Progress on Antisemitism and BDS at the UN and Women’s March
In the war against BDS, the most recent development in academia was the Department of Education censure of Duke University and the University of North Carolina for the misuse of Federal Title VI funds, prompted by complaints over a BDS related event in the spring. Title VI of the Higher Education Act is intended to support foreign language instruction and US national security needs, but has become a slush fund for tendentious Middle East Studies education and programming aimed at college students and K-12.
The Education Department’s letter to the Duke-UNC Center for Middle East Studies complained that fewer than 1,000 students were taking Middle East language courses, while almost 7,000 were enrolled in Middle East Studies courses with “little or no relevance to Title VI.” The complaint also criticized the lack of focus on religious minorities in the Middle East and the near exclusive emphasis on Islam, particularly for K-12 teachers.
The schools were instructed to respond with a compliance plan. In the interim, however, predictable complaints were voiced by academics regarding the alleged “chilling effect on academic freedom” and by BDS advocates, who characterized the move as “anti-Palestinian.”
The investigation comes after a recent study demonstrated that Arab and Muslim countries had donated billions of dollars to American colleges and universities in the past decade, with over $1.5 billion from Qatar alone. The impact of these donations is difficult to measure, but the deference and obsequiousness shown by universities and academics to donors generally is well known.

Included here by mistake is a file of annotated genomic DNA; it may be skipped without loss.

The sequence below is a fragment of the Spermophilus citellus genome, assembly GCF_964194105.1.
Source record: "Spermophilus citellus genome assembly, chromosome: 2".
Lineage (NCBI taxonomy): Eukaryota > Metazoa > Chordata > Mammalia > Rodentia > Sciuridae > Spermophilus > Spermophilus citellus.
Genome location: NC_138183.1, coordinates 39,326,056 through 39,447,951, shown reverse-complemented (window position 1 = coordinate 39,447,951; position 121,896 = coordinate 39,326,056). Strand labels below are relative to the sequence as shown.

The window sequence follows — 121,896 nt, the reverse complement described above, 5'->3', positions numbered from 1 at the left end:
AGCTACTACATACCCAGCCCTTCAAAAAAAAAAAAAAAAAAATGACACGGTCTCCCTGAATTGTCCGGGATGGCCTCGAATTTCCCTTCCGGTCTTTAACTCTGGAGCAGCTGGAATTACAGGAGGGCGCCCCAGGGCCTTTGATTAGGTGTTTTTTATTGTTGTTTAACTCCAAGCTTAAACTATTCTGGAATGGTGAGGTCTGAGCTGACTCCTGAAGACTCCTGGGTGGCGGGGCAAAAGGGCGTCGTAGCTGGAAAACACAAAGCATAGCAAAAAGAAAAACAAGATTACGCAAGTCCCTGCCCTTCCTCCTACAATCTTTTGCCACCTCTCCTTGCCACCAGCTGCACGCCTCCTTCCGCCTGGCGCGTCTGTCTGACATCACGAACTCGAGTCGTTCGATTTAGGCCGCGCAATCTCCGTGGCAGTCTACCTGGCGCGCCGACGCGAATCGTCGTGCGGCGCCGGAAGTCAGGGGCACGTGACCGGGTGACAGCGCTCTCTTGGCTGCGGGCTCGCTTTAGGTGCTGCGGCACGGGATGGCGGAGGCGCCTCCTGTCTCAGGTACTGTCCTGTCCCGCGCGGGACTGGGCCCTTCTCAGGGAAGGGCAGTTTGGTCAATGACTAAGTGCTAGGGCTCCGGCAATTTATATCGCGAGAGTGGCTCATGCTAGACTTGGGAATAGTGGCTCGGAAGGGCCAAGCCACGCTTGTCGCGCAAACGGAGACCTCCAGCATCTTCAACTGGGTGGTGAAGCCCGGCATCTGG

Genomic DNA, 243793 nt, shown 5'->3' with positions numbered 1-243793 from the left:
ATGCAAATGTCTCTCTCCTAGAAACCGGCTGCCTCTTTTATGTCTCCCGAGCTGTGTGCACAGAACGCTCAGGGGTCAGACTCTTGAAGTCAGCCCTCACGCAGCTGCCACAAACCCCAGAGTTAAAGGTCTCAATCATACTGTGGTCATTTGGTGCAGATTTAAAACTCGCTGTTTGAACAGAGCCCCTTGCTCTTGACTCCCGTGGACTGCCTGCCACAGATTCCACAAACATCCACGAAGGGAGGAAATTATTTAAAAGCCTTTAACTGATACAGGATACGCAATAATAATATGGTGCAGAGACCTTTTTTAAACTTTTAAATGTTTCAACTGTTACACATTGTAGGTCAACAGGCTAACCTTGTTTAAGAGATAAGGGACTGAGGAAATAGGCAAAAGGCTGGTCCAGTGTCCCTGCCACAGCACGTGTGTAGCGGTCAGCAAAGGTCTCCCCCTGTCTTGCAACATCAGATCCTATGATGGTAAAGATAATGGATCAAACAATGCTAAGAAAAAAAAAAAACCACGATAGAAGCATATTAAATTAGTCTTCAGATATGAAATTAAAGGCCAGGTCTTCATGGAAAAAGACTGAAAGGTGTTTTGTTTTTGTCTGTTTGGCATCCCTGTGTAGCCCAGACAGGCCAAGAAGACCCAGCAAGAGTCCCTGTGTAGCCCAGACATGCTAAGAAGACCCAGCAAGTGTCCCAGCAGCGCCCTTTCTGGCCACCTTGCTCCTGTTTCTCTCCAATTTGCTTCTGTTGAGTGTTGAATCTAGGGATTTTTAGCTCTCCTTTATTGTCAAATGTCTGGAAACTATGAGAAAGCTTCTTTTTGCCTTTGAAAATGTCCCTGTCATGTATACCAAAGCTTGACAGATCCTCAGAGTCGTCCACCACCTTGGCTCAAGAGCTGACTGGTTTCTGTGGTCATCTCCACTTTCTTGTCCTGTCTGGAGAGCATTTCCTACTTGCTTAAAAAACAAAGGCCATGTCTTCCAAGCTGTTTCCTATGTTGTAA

Underscoring the impact of BDS and biased pedagogy on campus, another report also indicated that Israel-related antisemitism on campuses increased dramatically between 2017 and 2018. Strong increases were seen in accusations of “genocide” against Israel, along with justifications for terrorism. Most important were dramatic increases in faculty-led BDS activities including sponsored events and individual boycotts of Israel and supporters.
Finally, it was announced that the National Students for Justice in Palestine conference would be taking place at the University of Minnesota at the beginning of November. The announcement also touted the election of Reps. Ilhan Omar (D-MN) and Rashida Tlaib (D-MI). The conference is designed to train BDS activists, many of them already on record espousing violence, as well as expand “intersectional” alliances of those “who struggle against state violence, settler-colonialism, and imperialism — from Palestine to Turtle Island, from the Philippines to Mexico and beyond.”
The connection between “intersectional struggles” and BDS and antisemitism was seen last month with the replacement of three of the original Women’s March organizers — Linda Sarsour, Tamika Mallory, and Bob Bland. One of their replacements was a local CAIR official, Zahra Billoo, an especially vocal BDS supporter who has compared Israel to ISIS. Because of those views, she was also forced out of the Women’s March.
Sarsour and the others had been accused of financial mismanagement and abuse, and had systematically manipulated the Women’s March to turn against Israel supporters and Jewish women. The incident demonstrates how BDS supporters have colonized progressive politics and organizations.